“The grass is always greener on the other side.” From time to time, so many of us forget how good we actually have it, or forget how special the loved ones in our lives really are. This sobering thought get a comedic turn in the 1952 George Axelrod play, The Seven Year Itch, currently charming audiences at The Cassidy Theatre. The “Itch” explores a phrase that was used by psychologists to explain a feeling of declining interest, or a need for a change, after several years of marriage. In 1955, this play was produced as a film, and starred Marilyn Monroe and Original Broadway star Tom Ewell. The film features the iconic scene of Monroe standing on top of a subway grate, as her white dress is blown around by a passing train underneath.
Director Jenna Messina has assembled a great cast to create a well-paced, and well-acted production. Her direction highlights well staged “Fantasy moments” that offer insights as to what the main character would love to see happen based on his selfish decisions, or insights into how it could go all go to pot, with the wrong decision.
For the story, Richard Sherman (a very funny Jim Dove), is tempted by a beautiful neighbor (fetching Madeline Krucek), while his wife Helen (Aleece Roach) and son Ricky (Mason Kruse), are away for the summer.
The anchor of the evening is Dove. He is engaging, personable, and has a lovable Jackie Gleason type quality. He deftly navigates through this journey of tortured obsession to comedic delight. The audience ate him up. The part is huge, and Dove always managed to find fresh, funny way to keep us engaged. As The Girl, which is the only reference to her in the script, Krucek does a knockout job. Embodying a role made famous by Monroe, Krucek takes her time and established her own characterization. She is as fearless on stage, as she is beautiful. Creating her own complex demure temptress, with layers of survivor skills and naiveté. While the higher register voice wears after a bit, Krucek overcomes that with engaging appeal and comedic skill.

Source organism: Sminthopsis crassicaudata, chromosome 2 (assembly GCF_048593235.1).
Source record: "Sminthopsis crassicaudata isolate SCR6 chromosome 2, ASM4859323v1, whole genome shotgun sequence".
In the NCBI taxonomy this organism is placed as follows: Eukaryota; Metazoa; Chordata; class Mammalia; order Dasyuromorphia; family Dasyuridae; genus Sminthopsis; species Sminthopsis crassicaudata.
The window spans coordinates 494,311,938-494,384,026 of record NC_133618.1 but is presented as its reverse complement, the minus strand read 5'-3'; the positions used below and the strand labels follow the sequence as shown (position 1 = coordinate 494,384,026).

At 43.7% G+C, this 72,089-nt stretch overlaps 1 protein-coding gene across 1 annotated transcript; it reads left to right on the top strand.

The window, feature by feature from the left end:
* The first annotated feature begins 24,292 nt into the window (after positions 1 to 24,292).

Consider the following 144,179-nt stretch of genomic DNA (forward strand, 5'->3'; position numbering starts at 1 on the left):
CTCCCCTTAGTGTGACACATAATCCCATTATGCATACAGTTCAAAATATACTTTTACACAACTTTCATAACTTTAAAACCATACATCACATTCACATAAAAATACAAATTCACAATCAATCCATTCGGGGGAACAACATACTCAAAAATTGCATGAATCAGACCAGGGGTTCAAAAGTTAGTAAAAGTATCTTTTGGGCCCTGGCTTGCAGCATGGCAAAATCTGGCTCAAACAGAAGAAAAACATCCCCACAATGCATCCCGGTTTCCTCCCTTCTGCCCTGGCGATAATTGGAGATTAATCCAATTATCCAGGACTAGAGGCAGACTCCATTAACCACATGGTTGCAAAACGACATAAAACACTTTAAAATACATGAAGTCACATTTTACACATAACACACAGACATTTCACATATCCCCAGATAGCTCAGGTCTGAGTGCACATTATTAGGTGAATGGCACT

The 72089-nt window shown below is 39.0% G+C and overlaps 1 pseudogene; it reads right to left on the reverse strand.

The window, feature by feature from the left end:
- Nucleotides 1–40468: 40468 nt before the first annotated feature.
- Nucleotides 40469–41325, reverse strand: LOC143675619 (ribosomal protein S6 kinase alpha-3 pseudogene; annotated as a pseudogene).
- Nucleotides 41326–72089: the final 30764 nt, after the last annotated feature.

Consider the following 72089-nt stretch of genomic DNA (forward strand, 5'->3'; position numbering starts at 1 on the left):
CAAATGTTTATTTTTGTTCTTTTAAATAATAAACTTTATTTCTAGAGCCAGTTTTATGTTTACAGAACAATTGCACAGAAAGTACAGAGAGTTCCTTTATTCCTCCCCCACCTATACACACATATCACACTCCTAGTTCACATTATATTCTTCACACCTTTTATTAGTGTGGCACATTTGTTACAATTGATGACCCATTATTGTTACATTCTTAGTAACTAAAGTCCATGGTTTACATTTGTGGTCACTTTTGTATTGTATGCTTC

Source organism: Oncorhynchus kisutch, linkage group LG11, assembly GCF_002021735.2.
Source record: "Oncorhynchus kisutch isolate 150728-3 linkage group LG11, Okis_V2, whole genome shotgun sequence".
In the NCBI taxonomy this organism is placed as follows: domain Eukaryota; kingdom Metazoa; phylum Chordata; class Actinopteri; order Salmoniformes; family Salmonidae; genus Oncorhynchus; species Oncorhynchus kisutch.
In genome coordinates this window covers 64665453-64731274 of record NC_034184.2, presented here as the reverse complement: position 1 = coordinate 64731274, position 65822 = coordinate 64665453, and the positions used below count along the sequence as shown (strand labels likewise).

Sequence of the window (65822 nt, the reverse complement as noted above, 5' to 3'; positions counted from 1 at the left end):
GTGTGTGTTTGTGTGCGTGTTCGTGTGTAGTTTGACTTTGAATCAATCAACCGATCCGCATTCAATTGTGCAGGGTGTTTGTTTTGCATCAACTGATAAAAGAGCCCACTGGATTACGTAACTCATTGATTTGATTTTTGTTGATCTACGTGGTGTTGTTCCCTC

The supporting cast is terrific. Aleece Roach (Helen) takes a fine turn as the wife. Radiant, beautiful, and saucy. I really enjoyed Neil Donnelly as the Radio Announcer, turned advice giver, a lot. He has a film noir flair and Bogart swagger to his delivery. Even announcing the ball game was interesting. Special shout out to Brandon-Soeder Penner as Dr. Brubaker, for knowing the combination to the suitcase, when it wouldn’t open. Nice catch.
This is a great evening out, especially for the older crowd that remembers this classic film. And yes, the dress does arrive on stage to grand delight.Time to grab your parents and head out to the theatre. But the night I attended, all ages were there. Funny is funny, no matter what age.
Direction and Costumes Jenna Messina, Stage Manager Lou Petrucci, Props by Sue Overton, Lighting by Jeremiah Landi, Set by Kenneth Slaughter, and Sound by Slaughter and Messina (which sounds like a great band name)
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$14-$15 Reserved Seating
6200 Pearl Road
Parma Heights, OH 44130